The scenario on the last slide is great, but in the real world not every library developer is going to mark their assembly with the correct attribute. So there has to be a way in XAML to reference code that doesn't have a predefined URI. I call this the Ad Hoc namespace. In this case the library developer creates an assembly containing some classes, but they don't predefine any mapping data. Now the consumer has to use a different syntax to reference the second library. It helps to see an example. In this example on line 3, 4 and 5 I am declaring three separate namespace declarations.
Line 3 is the default namespace declaration, and that maps to line number 7. So when I use the Grid element on line 7 or the Polygon element on line 9, those are coming from the default namespace. The Ad Hoc namespace is listed on line 5. Here I have set xmlns:lynda= and then this syntax specifies a couple bits. Over here on the right side I am specifying the assembly that contains the code and on the left-hand side I am specifying the .NET namespace that contains the types that I'm interested in.
So down on line 12 I can say, go to the Lynda namespace, get the .NET type called StarShape and place it here in this location. Now I would like to show you this in Visual Studio. I've opened a solution called Namespaces, this contains two projects and it has a Silverlight project and it has a Silverlight library called LyndaLib. Down here in this ShowNamespaceMapping.xaml file, I show the same items I showed you on the slide a few minutes ago.
I have an Ad Hoc namespace here and I have got the two default namespaces above. And as you see, when I come down here I have got Lynda:BlobbyControl. If I delete this and retype in the Colon (:) you'll see I get IntelliSense saying there is one class inside that namespace that I can use in my XAML file. I am going to go to my Toolbox. I am going to find a control called that DatePicker. This lives in a different namespace. Let me drag this to my designer surface and then a couple of things happen; for one it added reference to my project, and for number two it added a new namespace declaration.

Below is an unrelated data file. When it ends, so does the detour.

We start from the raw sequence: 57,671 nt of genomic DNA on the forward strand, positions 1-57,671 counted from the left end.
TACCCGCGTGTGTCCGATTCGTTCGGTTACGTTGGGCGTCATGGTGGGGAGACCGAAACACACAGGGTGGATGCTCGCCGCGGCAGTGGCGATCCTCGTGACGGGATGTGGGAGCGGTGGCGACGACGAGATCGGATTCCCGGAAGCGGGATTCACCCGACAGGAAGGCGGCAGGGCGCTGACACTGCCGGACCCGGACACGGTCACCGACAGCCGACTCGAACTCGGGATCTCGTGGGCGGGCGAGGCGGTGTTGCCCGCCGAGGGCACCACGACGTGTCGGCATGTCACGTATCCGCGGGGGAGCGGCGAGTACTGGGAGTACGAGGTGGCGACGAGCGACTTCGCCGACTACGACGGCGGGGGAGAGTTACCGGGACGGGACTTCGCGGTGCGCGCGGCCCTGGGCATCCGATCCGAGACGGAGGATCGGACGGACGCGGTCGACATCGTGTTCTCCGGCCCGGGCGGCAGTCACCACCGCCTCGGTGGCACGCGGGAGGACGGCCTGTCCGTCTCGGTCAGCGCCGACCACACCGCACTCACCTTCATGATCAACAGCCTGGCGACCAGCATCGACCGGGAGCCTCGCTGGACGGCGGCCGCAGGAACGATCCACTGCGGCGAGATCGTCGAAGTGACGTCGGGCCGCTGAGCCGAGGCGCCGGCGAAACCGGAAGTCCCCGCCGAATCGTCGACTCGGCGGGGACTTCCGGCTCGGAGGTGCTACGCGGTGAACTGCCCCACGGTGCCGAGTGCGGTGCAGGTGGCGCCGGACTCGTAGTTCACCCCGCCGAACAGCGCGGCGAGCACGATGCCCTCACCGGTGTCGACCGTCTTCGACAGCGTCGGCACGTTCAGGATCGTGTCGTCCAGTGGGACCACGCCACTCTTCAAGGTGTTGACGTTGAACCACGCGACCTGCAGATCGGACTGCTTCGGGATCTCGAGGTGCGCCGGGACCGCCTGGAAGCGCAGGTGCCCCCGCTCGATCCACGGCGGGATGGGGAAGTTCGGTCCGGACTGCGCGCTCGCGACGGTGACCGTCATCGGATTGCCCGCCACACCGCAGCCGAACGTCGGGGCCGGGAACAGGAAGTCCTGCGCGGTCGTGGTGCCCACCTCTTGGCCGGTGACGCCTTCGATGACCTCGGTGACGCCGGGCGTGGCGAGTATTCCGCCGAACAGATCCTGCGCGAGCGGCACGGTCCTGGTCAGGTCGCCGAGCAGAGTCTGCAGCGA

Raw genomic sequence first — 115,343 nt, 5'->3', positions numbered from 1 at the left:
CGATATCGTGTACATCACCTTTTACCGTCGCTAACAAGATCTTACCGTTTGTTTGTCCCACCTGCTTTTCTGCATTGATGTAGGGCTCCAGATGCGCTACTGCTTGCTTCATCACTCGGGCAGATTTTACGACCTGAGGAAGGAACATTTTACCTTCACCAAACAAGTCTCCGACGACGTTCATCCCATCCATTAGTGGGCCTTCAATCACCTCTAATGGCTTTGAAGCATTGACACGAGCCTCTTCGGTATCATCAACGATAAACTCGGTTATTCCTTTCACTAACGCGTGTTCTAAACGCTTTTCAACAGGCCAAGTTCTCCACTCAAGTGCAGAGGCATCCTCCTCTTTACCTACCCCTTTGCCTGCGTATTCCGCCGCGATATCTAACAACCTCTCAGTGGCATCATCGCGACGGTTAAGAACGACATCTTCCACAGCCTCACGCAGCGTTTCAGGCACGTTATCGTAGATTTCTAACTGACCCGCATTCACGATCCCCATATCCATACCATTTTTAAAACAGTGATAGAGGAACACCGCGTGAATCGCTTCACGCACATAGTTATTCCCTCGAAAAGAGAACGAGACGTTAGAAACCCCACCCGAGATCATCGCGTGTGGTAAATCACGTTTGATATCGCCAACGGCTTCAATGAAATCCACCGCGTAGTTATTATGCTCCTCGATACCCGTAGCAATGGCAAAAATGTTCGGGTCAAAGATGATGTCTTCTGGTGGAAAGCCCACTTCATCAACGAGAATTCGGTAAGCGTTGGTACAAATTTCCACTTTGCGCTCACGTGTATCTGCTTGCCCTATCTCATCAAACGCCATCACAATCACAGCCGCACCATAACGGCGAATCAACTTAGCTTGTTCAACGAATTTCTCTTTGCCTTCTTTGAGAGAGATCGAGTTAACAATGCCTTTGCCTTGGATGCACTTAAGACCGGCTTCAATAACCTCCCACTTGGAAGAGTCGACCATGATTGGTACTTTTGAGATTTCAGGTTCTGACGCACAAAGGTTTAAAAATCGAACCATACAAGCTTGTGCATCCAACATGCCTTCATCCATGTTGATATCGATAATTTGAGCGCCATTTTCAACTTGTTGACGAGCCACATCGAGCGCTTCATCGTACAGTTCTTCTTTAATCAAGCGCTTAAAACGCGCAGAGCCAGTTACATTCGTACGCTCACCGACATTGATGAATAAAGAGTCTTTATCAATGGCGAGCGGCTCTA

This says xmlns:sdk and this is a predefined namespace that somebody in Microsoft created, a unique URI that they created. I'd like to improve my Lynda code here and change this, so BlobbyControl is available in a predefined namespace. To do that I go to my LyndaLib project, I open this file called AssemblyInfo.cs and then down here in my code I say I would like to link this URI, http://lynda.com/essential, this is not a real endpoint on the Internet, this is just a unique string.
This unique URI is tied to the LyndaLib namespace inside this project. So any classes that are defined inside this namespace are now available with this URI. I only have one Blobby Control. I am going to come back to my regular Silverlight application and I am going to show you how to change the mapping. I am going to go up to this line here, I am going to delete the text between the two single quotes. And then in Visual Studio I am going to do a Ctrl+Spacebar to show me the possible libraries.
It lists the top all of the predefined namespaces, so here you can see lynda.com/essential and then below that are all the Ad Hoc namespaces that you can add. So I'll go up here and choose this new predefined, and I'll come down here and delete this and reedit and you see that it hasn't changed. So now I am using the predefined namespace. A quick review of what we've seen. You can find hundreds of useful classes inside XAML namespaces and if you create your own classes they are accessible too.